Andrew Pierce 1pm - 4pm
Yorkshire Ripper Peter Sutcliffe dies aged 74 after refusing treatment for coronavirus
13 November 2020, 07:51 | Updated: 13 November 2020, 11:48
The Yorkshire Ripper Peter Sutcliffe has died aged 74 after reportedly refusing treatment for coronavirus.
Sutcliffe was serving a whole-life tariff for the murder of at least 13 women between 1975 and 1980 in the North East of England.
His horrific crimes made him one of the most notorious prisoners in the country, and it was confirmed by the prison service he died this morning.
There was no confirmation of the cause of death which will be investigated by the coroner.
It is understood Sutcliffe died at University Hospital of North Durham, just three miles from HMP Frankland where he was being held.
Sutcliffe had been in and out of hospital in recent months, firstly for a suspected heart attack and was returned two weeks ago after testing positive for Covid-19.
But it is understood Sutcliffe, who also had diabetes and was obese, refused treatment for the virus.
Sutcliffe's known victims
Wilma McCann, 28, October 1975
Emily Jackson, 42, January 1976
Irene Richardson, 28, February 1977
Patricia Atkinson, 32, April 1977
Jayne McDonald, 16, June 1977
Jean Jordan, 21, October 1977
Yvonne Pearson, 22, January 1978
Helen Rytka, 18, January 1978
Vera Millward, 41, May 1978
Josephine Whittaker, 19, May 1979
Barbara Leach, 20, September 1979
Marguerite Walls, 47, August 1980
Jacqueline Hill, 20, November 1980
He attacked a further seven.
Robert McCann, son of Sutcliffe's first victim Wilma McCann, said Sutcliffe's death would bring "some kind of closure".
Mr McCann, who was only five when his mum was killed, said that he had let go of his anger in 2010, and decided to "forgive" Sutcliffe.
"I am sorry to hear he has passed away. It's not something I could have said in the past when I was consumed with anger," he added.
"The attention he's had over the years, the continuous news stories that we've suffered over the years, there is some form of conclusion to that.
Reacting to news of his death, one of Sutcliffe's surviving victims said she was still suffering from the effects of his attack in Leeds in May 1976, 44 years on.
Marcella Claxton told Sky News: "I have to live with my injuries, 54 stitches in my head, back and front, plus I lost a baby, I was four months pregnant.
"I still get headaches, dizzy spells and black outs."
Peter Sutcliffe was born in 1946 in Bingley, West Yorkshire, and went on the held low-skilled jobs such as a gravedigger.
He would go on to develop an obsession with female sex workers, beginning his murderous spree in 1975 - just one year after getting married.
His violence towards women had started in 1969, when he assaulted a sex worker by hitting her over the head with a stone he had put into a sock.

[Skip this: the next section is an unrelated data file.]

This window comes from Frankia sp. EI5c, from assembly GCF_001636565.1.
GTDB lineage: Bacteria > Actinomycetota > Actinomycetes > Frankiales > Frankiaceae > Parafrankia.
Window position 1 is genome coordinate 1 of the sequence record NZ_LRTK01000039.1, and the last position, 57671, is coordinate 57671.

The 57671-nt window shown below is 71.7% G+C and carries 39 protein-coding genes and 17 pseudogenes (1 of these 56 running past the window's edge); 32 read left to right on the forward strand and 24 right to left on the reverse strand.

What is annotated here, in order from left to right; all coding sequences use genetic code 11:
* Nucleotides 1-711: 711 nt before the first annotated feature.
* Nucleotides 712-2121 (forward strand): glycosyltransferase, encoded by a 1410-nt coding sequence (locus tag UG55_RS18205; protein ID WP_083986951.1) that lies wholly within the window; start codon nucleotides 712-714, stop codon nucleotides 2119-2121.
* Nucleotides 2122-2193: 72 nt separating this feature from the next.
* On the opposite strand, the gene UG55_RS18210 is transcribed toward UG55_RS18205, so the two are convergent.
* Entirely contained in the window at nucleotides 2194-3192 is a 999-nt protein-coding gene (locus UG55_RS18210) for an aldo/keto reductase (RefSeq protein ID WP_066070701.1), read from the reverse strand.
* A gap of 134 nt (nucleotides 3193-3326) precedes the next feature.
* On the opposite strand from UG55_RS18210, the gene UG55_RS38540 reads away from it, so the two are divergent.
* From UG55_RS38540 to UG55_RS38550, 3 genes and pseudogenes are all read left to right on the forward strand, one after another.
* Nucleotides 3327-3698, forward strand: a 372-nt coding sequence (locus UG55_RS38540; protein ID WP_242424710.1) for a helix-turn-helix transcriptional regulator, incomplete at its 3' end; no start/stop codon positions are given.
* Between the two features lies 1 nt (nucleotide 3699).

Wilma McCann, 28, became his first murder victim in 1975, a mother-of-four who died after he hit her twice with a hammer and then stabbed 15 times in the neck, chest and abdomen.
His subsequent murder spree lead to one of the largest manhunt's Britain had ever seen.
Police spent more than 2.5million man hours trying to catch him, but somehow Sutcliffe managed to go half a decade without being discovered, eventually attacking 20 women.
During the police inquiry he was interviewed nine times, but was only caught when picked up by chance with a prostitute in his car.
A series of spectacular police blunders left even Sutcliffe amazed that he had not been caught before.
At his Old Bailey trial he said: "It was just a miracle they did not apprehend me earlier - they had all the facts."
The Ripper incident room at Millgarth police station used a card index system which was overwhelmed with information and not properly cross-referenced, leading to evidence against Sutcliffe getting lost in the system.
Sutcliffe avoided detection for years due to a series of missed opportunities by police to snare him, and eventually confessed in 1981 when he was brought in due to a police check discovering stolen number plates on his car.
Despite his 24-hour-long confession to the killings, Sutcliffe denied the murders when indicted at court.
In May 1981, he was jailed for 20 life terms at the Old Bailey, with the judge recommending a minimum sentence of 30 years.
He was transferred from Parkhurst prison on the Isle of Wight to Broadmoor secure hospital in Berkshire in 1984 after he was diagnosed with paranoid schizophrenia.
More than two decades later, a secret report revealed that Sutcliffe probably committed more crimes than the 13 murders and seven attempted murders for which he was convicted.